The House That Kindness Built
The parking lot at 940 Central Avenue offers no clue to the heartwarming chapter in Ocean City history that unfolded here. It was at this site that for nearly 50 years, a group of dedicated and compassionate women provided a safe space for other women at Hostess House.
The story begins in Philadelphia in the early years of the twentieth century when these women started a club centered on their love of good music. As time went on, they wanted to expand their club to include philanthropy. Soldiers returning from World War I—wounded, ill, or unemployed, some without family, and many lonely and at loose ends—gave these women an opportunity to put their considerable skills and good will to work.
At first the club members took soldiers into their own homes, doing their best to provide for them and make them comfortable. However, the number of veterans needing help quickly outgrew the ability of the women to care for them. They sought a place where the men could be nurtured and feel part of a community. Ocean City seemed a natural solution, with its healthful sea air and wholesome atmosphere.
A small store on the Boardwalk offered a perfect site for this endeavor, and Hostess House was born. The men slept in a dormitory that held 18 cots, but there was no kitchen; feeding the men became the first problem to overcome. The hotels of Ocean City came to the rescue, with each providing meals for two to four soldiers. As the war continued, Hostess House was kept full and busy; the men who left were immediately replaced by others returning from Europe. Even after the war ended, “The House That Kindness Built” continued to fulfill its mission.
In 1921, the U.S. congress consolidated existing veterans’ programs to create the Veterans Bureau, including an ambitious program for the construction of veterans’ hospitals. With the government taking over the care of veterans, the women of Hostess House were left with a choice: they could disband or repurpose their organization. It is not surprising that they soon identified another group that could use their help. The facility was now called The Hostess House for Convalescent Girls.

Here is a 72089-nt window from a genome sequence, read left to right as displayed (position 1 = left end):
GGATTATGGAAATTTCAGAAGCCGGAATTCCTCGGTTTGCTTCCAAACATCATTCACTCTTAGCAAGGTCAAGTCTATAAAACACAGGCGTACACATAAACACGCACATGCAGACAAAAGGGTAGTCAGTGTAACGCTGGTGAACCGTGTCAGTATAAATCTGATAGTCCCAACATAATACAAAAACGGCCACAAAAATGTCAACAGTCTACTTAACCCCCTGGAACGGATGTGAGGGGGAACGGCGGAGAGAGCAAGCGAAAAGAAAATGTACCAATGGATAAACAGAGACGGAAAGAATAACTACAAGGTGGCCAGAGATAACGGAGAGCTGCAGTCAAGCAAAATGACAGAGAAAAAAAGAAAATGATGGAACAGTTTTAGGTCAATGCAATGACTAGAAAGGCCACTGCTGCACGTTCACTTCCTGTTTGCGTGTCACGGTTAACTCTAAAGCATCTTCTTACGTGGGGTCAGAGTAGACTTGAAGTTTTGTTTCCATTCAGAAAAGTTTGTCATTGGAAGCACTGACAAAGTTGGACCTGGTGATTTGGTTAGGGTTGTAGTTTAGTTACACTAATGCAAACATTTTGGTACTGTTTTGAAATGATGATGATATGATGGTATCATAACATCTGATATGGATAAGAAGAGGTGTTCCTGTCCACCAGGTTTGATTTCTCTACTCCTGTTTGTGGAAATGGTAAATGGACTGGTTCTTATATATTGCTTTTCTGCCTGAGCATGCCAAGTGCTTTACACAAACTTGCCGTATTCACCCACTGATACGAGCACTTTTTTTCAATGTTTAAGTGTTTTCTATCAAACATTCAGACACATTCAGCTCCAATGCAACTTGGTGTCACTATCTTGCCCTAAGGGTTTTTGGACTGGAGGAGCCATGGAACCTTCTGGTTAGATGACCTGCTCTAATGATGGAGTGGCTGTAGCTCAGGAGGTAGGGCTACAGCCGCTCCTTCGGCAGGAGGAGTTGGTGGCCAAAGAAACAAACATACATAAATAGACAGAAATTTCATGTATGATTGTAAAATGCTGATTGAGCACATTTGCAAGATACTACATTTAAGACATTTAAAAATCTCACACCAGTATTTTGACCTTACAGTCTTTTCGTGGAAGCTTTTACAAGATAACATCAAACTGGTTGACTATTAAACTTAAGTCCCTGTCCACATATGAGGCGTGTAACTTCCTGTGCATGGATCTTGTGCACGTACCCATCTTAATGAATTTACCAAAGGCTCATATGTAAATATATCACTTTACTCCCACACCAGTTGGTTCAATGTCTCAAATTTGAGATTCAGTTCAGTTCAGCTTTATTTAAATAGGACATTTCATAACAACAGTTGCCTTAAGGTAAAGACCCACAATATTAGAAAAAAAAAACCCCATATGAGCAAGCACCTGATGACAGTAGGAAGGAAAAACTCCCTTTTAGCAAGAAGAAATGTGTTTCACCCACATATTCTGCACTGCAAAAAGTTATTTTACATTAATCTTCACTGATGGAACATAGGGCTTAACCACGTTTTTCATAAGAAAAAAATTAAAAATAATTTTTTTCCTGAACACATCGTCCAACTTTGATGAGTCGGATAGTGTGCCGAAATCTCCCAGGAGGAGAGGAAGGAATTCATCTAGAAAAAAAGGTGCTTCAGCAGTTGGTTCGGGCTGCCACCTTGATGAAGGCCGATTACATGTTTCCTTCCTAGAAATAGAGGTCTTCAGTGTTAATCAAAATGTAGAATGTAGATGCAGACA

In Philadelphia and other large cities at this time, many jobs available to girls were low paying and often unsafe; girls who were injured on the job or who became ill had no resources to see them through their convalescence. If they were helping support their families, the loss of their pay was a catastrophe. In the summer of 1923, Hostess House opened its doors to these girls. Once again, Ocean City would be a haven for the needy, the sick, and the dispossessed.
Hostess House first opened its door to girls in the summer of 1923. That year only 12 girls stayed there. Even then the facility was inadequate, but by 1926 the number had grown to 30-40 girls. Clearly, it had outgrown the store on the boardwalk. The women of the Hostess League were pleased to be able to rent a 10-bedroom house at 416-418 Ocean Avenue. Girls now came from all over the country; they paid what they could, but if they couldn’t afford anything at all, they were still welcomed. All of them were able to benefit from sea breezes, nourishing food, and companionship.